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The Identity of Young Chinese Singaporeans and State Policy

Summary:
The Chinese constitute 74% of Singapore's population. In the past, the government, in order to build national identity, promoted English education and industrialization and did not pay much attention to the needs of individual ethnic groups. Now, Singapore has modified its policy by putting more emphasis on the language and culture of ethnic groups. This change will have an impact on the identity among young Chinese Singaporeans.

Keywords:
Sense of belonging, globalization, Singapore, China, Goda Miho, education, culture, race, English education, language
Japanese Chinese

Singapore is a multi-racial nation that consists of Chinese, Malays and Indians. Since its independence in 1965, building a common national identity and racial harmony has been a major national issue. The existence of different ethnic groups, languages, religions, customs and cultures posed a challenge for the new nation. In order to promote national identity, multi-racial and multi-cultural policy has been adopted.

The state policy on national identity established by the ruling People's Action Party has not been always consistent. It can be divided into two periods. The first period was from the 1960s to the 1970s. The characteristics of individual ethnic groups were not emphasized. The second period is from the 1990s to the present when the government catered to the needs of ethnic groups more than before.

One of the political slogans of Singapore in the 1960s and 1970s was "Singapore is a new country. Singaporeans must have the sense of belonging and join hands for the survival and development of the country." Although the Chinese were the majority, Singapore did not become a Chinese-dominant nation. The Chinese-speaking and English-speaking groups inside the ethnic Chinese were difficult to unite. The anti-Communist policies adopted by Malaysia and Indonesia also had an impact on Singapore. Hence, Singapore decided not to emphasis the particularity of individual ethnic groups. Instead, it aimed to build a common identity by launching English education and industrialization. Singapore became one of the most developed nations in Asia.

The success of English education and economic growth has paid a social cost. Young Chinese Singaporeans, under the English education policy, see themselves as Singaporean and not Chinese. Compared to the older generation, younger Chinese Singaporeans have lost their interest in Chinese cultural roots. Unlike Malay Singaporeans who can maintain their ethnic identity through Islam, Chinese Singaporeans are not interested in Chinese culture and have problem with their ethnic Chinese identity. Dick Lee, the Chinese Singapore musician, aired his distress over national identity in his music. His feelings have been shared by many young Chinese Singaporeans.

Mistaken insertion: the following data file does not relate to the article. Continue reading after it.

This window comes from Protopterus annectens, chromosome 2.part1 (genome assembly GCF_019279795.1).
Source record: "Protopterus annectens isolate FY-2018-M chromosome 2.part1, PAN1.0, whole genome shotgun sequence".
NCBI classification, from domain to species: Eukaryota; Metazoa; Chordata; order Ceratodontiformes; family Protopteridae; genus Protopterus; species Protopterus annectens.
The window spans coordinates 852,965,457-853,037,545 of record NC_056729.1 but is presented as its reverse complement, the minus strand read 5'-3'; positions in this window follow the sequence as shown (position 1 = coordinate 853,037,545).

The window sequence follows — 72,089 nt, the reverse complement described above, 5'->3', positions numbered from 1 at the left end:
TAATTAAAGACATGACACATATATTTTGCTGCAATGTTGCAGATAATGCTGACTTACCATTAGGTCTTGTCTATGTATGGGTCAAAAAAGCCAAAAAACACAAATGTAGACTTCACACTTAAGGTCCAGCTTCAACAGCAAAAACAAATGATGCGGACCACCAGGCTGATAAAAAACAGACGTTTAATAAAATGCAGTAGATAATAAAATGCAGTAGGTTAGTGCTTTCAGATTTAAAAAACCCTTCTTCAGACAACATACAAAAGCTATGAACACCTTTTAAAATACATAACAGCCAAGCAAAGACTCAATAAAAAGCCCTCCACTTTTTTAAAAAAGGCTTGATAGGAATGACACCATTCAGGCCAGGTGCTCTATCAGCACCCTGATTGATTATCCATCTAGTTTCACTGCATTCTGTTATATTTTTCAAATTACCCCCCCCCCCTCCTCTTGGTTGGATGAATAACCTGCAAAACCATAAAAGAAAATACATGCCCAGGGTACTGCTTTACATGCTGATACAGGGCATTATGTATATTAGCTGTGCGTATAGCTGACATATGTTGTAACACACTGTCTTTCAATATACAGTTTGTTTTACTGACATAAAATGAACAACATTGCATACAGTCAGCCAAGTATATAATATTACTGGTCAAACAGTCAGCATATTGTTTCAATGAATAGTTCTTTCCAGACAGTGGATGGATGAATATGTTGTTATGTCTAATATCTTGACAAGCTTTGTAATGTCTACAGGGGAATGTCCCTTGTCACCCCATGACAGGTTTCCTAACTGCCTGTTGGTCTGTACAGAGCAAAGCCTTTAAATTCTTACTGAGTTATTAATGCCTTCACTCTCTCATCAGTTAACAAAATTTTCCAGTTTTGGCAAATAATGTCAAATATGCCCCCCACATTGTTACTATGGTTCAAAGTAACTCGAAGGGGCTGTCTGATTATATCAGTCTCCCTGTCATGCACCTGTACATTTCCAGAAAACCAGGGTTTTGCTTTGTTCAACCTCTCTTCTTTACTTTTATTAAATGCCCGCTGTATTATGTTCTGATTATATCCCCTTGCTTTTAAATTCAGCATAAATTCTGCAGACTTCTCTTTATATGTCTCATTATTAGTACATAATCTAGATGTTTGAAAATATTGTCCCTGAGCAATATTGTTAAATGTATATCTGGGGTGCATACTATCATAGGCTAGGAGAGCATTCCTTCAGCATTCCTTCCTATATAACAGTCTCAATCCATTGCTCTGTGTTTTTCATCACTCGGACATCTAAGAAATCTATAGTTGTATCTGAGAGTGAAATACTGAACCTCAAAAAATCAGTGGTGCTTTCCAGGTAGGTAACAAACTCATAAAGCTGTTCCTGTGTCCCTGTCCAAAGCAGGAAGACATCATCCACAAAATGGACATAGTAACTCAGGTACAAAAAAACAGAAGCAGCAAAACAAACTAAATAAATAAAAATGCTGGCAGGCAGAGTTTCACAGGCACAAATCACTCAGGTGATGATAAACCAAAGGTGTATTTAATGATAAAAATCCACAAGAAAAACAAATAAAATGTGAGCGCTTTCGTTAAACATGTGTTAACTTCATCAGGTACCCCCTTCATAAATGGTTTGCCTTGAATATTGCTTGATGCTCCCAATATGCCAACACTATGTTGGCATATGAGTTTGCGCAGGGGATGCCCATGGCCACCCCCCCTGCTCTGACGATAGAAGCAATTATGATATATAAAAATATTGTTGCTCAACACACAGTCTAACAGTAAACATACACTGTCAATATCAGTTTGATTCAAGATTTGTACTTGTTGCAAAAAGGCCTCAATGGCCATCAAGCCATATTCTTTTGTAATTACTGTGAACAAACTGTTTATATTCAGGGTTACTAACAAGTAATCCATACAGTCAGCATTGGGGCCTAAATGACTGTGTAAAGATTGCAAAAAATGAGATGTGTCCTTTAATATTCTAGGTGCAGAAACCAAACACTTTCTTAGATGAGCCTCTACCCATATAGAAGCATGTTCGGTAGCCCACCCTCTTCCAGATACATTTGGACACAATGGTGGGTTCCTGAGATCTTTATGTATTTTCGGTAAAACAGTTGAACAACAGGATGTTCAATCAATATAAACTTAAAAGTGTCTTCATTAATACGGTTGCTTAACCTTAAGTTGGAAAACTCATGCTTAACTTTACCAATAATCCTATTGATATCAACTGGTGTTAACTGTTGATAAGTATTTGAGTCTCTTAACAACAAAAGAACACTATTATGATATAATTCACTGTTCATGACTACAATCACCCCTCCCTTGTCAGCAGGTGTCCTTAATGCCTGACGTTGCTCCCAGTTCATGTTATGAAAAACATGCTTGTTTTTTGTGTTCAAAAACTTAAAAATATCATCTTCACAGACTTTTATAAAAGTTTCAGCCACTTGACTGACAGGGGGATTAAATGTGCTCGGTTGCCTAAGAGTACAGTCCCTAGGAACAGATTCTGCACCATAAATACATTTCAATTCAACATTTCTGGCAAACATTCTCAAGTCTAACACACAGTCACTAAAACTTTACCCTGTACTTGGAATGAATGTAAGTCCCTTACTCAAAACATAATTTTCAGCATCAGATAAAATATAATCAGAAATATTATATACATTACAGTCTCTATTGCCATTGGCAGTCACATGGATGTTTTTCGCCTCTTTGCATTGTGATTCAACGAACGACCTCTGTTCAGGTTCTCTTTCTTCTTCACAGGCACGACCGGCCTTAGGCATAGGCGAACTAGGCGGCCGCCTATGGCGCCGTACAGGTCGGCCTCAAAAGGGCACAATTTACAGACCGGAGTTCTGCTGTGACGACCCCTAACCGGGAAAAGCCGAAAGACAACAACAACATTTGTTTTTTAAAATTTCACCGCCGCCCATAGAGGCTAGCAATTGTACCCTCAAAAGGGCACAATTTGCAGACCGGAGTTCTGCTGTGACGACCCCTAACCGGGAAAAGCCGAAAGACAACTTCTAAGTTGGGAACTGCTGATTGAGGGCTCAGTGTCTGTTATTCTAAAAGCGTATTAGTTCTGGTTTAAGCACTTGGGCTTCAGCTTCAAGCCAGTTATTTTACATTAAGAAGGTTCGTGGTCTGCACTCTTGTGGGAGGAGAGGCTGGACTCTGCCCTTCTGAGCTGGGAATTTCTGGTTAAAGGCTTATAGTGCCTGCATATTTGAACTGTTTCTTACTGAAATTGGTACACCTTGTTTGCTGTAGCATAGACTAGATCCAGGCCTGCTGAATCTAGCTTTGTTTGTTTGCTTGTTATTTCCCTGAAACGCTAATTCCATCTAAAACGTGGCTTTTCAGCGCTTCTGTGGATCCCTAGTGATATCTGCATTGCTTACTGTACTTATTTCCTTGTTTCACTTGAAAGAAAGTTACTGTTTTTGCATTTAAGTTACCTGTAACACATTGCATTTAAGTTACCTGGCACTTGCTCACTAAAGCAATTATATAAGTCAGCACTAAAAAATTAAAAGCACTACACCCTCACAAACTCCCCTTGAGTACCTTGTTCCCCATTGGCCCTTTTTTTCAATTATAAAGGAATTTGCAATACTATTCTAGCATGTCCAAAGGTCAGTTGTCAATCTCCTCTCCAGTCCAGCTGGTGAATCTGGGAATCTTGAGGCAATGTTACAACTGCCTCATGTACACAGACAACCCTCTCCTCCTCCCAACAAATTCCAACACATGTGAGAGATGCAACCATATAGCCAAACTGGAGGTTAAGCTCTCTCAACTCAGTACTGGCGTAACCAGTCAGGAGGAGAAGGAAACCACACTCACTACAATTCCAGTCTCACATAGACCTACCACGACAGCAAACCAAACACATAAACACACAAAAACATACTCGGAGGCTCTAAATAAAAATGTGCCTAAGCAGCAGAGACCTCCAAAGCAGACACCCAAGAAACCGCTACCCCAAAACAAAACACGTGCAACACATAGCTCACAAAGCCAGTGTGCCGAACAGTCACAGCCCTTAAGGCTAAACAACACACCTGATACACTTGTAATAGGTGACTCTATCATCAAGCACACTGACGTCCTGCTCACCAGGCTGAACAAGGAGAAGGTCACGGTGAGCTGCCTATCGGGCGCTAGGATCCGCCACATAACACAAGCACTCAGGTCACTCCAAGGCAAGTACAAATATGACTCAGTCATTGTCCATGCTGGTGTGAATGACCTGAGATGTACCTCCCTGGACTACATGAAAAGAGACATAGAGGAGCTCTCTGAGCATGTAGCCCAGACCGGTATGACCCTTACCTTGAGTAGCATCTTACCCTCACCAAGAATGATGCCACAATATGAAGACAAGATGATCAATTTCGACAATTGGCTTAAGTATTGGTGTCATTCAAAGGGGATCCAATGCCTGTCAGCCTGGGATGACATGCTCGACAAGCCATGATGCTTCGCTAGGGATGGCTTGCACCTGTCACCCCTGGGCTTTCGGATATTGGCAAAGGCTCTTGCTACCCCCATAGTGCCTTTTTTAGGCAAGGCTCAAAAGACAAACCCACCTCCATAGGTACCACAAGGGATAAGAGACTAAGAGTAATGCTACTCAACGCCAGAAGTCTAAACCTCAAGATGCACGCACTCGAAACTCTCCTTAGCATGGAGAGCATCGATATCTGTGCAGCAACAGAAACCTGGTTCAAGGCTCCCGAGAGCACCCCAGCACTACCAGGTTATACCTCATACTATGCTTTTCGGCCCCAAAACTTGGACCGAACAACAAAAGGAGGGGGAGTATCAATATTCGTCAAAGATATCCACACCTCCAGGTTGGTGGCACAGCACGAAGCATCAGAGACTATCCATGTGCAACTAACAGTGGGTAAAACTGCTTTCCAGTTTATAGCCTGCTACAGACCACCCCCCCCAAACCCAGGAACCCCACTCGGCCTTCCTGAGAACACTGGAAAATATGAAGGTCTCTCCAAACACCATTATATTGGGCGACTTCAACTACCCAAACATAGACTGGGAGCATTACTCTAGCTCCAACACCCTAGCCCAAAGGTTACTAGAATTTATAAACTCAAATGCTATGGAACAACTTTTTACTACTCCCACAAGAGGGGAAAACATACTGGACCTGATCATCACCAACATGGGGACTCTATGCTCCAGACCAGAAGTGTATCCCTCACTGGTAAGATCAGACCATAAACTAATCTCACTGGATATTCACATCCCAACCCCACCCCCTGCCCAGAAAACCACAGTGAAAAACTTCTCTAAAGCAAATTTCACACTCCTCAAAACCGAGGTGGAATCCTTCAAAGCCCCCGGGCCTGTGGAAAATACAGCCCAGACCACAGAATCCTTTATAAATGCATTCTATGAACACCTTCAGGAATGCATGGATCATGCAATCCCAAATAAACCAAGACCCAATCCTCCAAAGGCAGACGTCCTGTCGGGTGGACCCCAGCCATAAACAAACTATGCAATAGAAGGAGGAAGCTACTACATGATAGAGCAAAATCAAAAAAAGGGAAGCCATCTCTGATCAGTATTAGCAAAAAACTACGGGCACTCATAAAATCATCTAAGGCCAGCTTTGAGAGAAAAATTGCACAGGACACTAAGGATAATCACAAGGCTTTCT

Having sensed the identity crisis among ethnic groups, the government changed its national identity policy in the 1980s by promoting the language and culture of individual ethnic groups. For instance, in the primary and secondary schools, English and one's own ethnic language became compulsory.*1 "Speak Mandarin Campaign" has been launched every October to encourage Chinese Singaporeans to speak Mandarin at school and in the public. Both primary and secondary schools join this campaign. The government has admitted the value of preserving ethnic languages and cultures.

In the late 1990s, on the top of dual languages policy, the government introduced "The Outline for Education Plan" to launch full-fledged national education in the primary and secondary schools in 2000. Students learned the history of Singapore in order to find their roots. The government organized many activities, for instance, 21 July was named "Racial Harmony Day." Cultures of ethnical groups were introduced at school to promote racial harmony.